Patek Philippe’s World Time for women is a variation of a watch that is already part of the catalogue. The new version has a white gold case 36 mm in diameter, a bezel set with 62 diamonds, and a blue-grey hand-guilloché dial, confirming the ongoing success of the blue-dial trend. The alligator strap is in peacock blue and has a prong buckle set with 27 diamonds. The watch has a display caseback revealing the calibre 240 HU movement.
Practical for frequent flyers
The world time function is perfect for travellers, or for people who have to phone around the globe without worrying about waking someone up. It displays the time in all 24 time zones by means of a 24-hour ring with day-night indications, and the external city ring. The local time zone is set at 12 o’clock, and when you change time zone, you just have to press the pusher at 10 o’clock, until your new time zone is at the top of the dial. With every press of the pusher, the hour hand advances one hour, and the 24-hour ring and city ring move counterclockwise. The minute hand is unaffected by these regulation operations and so the watch’s precision is not diminished. A pusher is far more practical for adjustment than the crown, which is used only for setting the time and for winding if necessary.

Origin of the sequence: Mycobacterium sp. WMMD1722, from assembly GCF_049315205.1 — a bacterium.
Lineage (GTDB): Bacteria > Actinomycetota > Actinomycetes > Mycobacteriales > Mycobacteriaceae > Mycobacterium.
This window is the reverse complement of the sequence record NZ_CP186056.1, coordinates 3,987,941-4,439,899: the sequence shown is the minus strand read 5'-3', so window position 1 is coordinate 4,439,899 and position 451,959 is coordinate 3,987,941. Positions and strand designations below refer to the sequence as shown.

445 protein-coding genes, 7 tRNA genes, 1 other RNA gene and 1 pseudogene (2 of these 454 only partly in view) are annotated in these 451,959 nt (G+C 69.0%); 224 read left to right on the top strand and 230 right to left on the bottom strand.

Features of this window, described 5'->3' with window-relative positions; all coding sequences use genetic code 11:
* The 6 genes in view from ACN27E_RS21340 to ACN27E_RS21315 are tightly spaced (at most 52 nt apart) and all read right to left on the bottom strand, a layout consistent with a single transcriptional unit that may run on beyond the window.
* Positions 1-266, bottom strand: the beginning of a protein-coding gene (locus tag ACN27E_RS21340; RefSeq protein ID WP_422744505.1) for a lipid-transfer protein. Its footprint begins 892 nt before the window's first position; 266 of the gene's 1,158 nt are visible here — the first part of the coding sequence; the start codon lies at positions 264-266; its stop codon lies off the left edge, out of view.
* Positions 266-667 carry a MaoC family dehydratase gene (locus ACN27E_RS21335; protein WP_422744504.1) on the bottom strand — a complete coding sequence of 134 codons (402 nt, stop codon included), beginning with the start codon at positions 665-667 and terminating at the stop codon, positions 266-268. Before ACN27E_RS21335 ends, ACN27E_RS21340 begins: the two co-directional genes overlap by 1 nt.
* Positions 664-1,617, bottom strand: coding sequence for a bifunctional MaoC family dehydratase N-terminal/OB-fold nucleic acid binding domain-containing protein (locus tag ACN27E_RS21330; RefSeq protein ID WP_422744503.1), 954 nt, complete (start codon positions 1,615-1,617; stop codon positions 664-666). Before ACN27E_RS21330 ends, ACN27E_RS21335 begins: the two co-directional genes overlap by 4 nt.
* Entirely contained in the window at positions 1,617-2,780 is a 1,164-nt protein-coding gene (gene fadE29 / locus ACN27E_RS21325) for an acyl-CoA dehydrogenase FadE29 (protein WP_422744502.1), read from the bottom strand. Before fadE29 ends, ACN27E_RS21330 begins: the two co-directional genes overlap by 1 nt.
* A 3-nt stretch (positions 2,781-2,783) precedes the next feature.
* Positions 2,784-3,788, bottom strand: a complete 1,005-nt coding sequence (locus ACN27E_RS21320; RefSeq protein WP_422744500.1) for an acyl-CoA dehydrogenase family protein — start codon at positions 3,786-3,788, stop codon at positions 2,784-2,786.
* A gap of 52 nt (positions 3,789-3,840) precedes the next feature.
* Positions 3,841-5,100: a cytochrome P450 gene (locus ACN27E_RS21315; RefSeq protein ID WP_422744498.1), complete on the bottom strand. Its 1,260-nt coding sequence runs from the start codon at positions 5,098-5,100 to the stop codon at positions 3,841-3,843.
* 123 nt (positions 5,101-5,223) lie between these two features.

As for all of Patek Philippe’s calibres with a diameter of 20 mm or more, precision of the calibre 240 HU movement is within -3/+2 seconds deviation per day, as certified by the Patek Philippe seal. This is better than COSC specifications. The self-winding movement has 239 parts, 33 jewels, a balance running at 21,600 vibrations per hour (3 Hertz), and a power reserve of 48 hours. The movement is slim at 3.88 mm, with a gold micro-rotor.
Calibre 240 HU
The calibre 240 HU inherits a long history. Its origins lie in the depths of the quartz crisis, when, in 1976, managing director Philippe Stern and his father Henri Stern decided to create a new mechanical movement that could somehow help the company survive the years in which many watch companies were going out of business and many more were converting to quartz – Patek Philippe itself had developed its own quartz movement. The new 240 calibre movement was designed to be slim, with a recessed micro-rotor, and a 3-Hertz balance. The lower frequency reduced energy consumption by over 20% and increased power reserve. It proved that a movement with a 3-Hertz balance could be as accurate as the conventional 4-Hertz balance used in most watches. The first watch powered by calibre 240 appeared in 1977, 40 years ago. Over the years it was modified for complications, including 240 Q (Perpetual calendar), 240 PS (decentralized small seconds), and 240 HU (World Time) launched in 2000.
Today the movement comprises the silicon balance spring, called Spiromax in a material named Silinvar. Likewise the Gyromax balance is in Silinvar. The material is antimagnetic, and the balance spring retains its isochronicity at different temperatures.
The new Patek Philippe 7130 ladies’ World Time costs $51,031, £37,040. Further information from the Patek Philippe website.